Algeria: an economy of breath in spite of abundant resources

At the approach of the presidential election of 18 April, Algeria is more than ever a prey to uncertainty. Abdelaziz Bouteflika, his president, 81-year-old in p

Algeria: an economy of breath in spite of abundant resources

At the approach of the presidential election of 18 April, Algeria is more than ever a prey to uncertainty. Abdelaziz Bouteflika, his president, 81-year-old in power for 20 years, has already made know his intention to run for a fifth term in office despite serious health problems. But a part of the population is opposed to this new nomination. For more than fifteen days, spontaneous gatherings succeed one another in several cities of the country, with a single watchword: "Not the fifth term of office!". These manifestations eruptive, interspersed with violence, are the visible part of the political climate is particularly tense in which bathes the country in recent years.

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The political situation is much more flammable that the national economy is doing poorly. The assessment made by the institute for the study of French Xerfi is, in this respect, without appeal: "Algeria's economy is in its death throes. To such a point that the question is not if it will crack but when."

The "Dutch disease"

The weakness of the algerian economy can be explained by the "Dutch disease". This "disease economy" in most of the countries hydrocarbon producers, like Venezuela, among others. With 12.2 billion barrels of oil recoverable, Algeria ranks among the top 20 world exporters of "black Gold". One might think that these large reserves, would be the guarantee of economic prosperity of the country, yet the country's level of development is relatively low. In the vast majority of cases, this paradox is explained by a too great specialization of activities. And Algeria is no exception to the rule. Its economy is almost exclusively oriented towards the exploitation of gas and oil reserves. A choice clearly observable in the reading of its macroeconomic indicators: almost a quarter of the GDP in algeria is driven by the exploitation of oil and gas resources, which account for 95% of exports and two-thirds of the tax revenue.

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however, an economy specialized in a single sector of activity, particularly in the raw materials can be subject to cyclical variations. Thus, the sharp drop in world oil prices between 2014 and 2019, has significantly affected the national accounts algerians, leading to a decrease in consumption and investment.

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This economic fragility is accentuated for decades by the confiscation of economic benefits related to oil. In an interview with the Figaro Live , the journalist, writer and specialist of Algeria, Mohamed Sifaoui denounced the "system Bouteflika", the double function depends on the "uptake of the pension" issue of the oil and the "redistribution" of it in the hands of "oligarchs" and businessmen close to the government. These illegal cartel between the oil companies and the business community sometimes arise at the great day, as was the case at the resounding corruption scandal that has forced to exile by the former minister of energy, Chakib Khelil.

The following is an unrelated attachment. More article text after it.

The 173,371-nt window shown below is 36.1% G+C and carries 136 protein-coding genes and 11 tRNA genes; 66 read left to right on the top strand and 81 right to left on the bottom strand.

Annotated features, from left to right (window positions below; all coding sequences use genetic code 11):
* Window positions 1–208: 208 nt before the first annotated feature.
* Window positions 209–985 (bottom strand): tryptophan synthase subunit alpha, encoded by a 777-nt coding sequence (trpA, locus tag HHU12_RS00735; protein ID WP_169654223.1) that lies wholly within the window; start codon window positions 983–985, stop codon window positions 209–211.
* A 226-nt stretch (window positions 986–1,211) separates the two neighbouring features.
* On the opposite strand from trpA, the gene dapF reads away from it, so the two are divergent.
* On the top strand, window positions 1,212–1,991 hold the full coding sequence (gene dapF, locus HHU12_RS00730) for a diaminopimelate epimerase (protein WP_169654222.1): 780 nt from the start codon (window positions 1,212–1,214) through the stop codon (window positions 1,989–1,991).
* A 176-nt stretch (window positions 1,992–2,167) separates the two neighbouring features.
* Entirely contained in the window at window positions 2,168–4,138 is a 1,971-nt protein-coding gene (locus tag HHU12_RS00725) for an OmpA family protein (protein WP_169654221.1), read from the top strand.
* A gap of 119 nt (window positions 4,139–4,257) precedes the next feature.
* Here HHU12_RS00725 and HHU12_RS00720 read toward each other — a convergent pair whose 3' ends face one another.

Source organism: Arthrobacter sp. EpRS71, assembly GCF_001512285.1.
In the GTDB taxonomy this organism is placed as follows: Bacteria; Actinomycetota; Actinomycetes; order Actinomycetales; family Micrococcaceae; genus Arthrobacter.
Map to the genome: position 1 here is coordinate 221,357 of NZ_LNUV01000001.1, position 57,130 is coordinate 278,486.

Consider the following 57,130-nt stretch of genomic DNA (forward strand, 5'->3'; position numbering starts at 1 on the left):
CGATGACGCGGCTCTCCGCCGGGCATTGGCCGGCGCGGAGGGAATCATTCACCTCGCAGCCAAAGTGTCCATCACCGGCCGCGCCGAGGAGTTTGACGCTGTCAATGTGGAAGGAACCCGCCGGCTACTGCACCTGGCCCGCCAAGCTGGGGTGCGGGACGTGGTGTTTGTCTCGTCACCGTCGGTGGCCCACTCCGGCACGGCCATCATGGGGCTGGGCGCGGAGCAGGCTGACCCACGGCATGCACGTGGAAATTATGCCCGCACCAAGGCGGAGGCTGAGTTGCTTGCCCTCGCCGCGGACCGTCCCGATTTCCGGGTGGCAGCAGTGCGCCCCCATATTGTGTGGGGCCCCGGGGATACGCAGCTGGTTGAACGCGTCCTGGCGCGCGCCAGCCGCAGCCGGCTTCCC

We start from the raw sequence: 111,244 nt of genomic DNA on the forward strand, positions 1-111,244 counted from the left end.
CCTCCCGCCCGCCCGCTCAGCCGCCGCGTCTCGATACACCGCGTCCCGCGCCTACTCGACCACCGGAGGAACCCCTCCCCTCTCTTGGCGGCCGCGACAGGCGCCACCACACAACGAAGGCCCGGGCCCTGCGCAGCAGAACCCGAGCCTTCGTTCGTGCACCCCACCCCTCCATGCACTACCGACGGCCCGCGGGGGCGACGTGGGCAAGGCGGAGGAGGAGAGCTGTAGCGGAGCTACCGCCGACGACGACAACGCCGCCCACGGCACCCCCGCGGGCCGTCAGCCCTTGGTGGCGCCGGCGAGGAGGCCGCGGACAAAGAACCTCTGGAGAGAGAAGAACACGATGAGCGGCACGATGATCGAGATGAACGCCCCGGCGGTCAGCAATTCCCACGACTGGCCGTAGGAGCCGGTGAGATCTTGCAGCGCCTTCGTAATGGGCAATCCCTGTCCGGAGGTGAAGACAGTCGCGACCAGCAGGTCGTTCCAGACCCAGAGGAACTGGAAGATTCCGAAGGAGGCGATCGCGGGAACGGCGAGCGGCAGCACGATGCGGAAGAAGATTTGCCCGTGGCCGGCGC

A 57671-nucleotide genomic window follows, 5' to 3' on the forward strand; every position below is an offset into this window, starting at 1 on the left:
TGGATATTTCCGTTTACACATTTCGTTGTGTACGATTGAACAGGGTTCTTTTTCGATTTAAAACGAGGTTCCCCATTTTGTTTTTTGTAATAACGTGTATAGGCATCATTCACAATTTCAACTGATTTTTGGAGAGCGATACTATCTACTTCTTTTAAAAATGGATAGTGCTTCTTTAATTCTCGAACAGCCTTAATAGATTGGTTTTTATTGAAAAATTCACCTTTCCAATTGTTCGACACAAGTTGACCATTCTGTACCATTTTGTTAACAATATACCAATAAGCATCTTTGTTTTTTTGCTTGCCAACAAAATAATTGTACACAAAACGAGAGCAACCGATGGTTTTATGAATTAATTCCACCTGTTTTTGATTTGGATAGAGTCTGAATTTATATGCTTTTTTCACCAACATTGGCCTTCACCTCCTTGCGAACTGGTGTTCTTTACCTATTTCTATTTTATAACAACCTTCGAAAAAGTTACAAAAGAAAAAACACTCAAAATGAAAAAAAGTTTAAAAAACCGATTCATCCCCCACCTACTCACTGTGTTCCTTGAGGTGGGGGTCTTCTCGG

An industrial sector in decline

Like all the country subject to Dutch disease, the Algeria lies in the inability to operate other levers of growth, the industrial sectors public and private to be as low as the dependence on raw materials is high.

The state-owned enterprises (hydrocarbons, transport, telecommunications), which generate half of the industrial wealth of the country, are experiencing a structural decline in their level of production. Thus, in 2017, according to data compiled by Xerfi, the level of manufacturing production in public was only half of that of 1989. The weakening of the production of public enterprises, directly linked to the slowdown of economic activity, results in under-utilization of production capacities: by 2017, only half of the productive facilities available was not exploited.

The deindustrialization of the public sector is not compensated by the private sector, the latter being composed of 80% of micro-enterprises, family-oriented for the most part. The algerian economy is therefore de facto not the weight in the face of international competition, as the gap between its industry and the giants of the european, american or chinese, is enormous.

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A risk of hyperinflation

to remedy this lack of dynamism, the Bank of Algeria has decided to support the economy with billions of dinars. The image of the programmes of "Quantitative Easing" implemented in Europe or in the United States, the banking institution has injected into the economy, according to the latest figures available, more than 4005 billion dinars, or $ 34 billion,since November 2017. These monetary easing aimed at reviving growth by stimulating the investment of households and firms, however, this expansionary monetary policy is not without danger. In an economic context that is depressed, the abundance of liquidity could lead to a hyperinflation, the consequences of which would be disastrous for the national economy.

Updated Date: 04 March 2019, 00:00

Kathleen Lees


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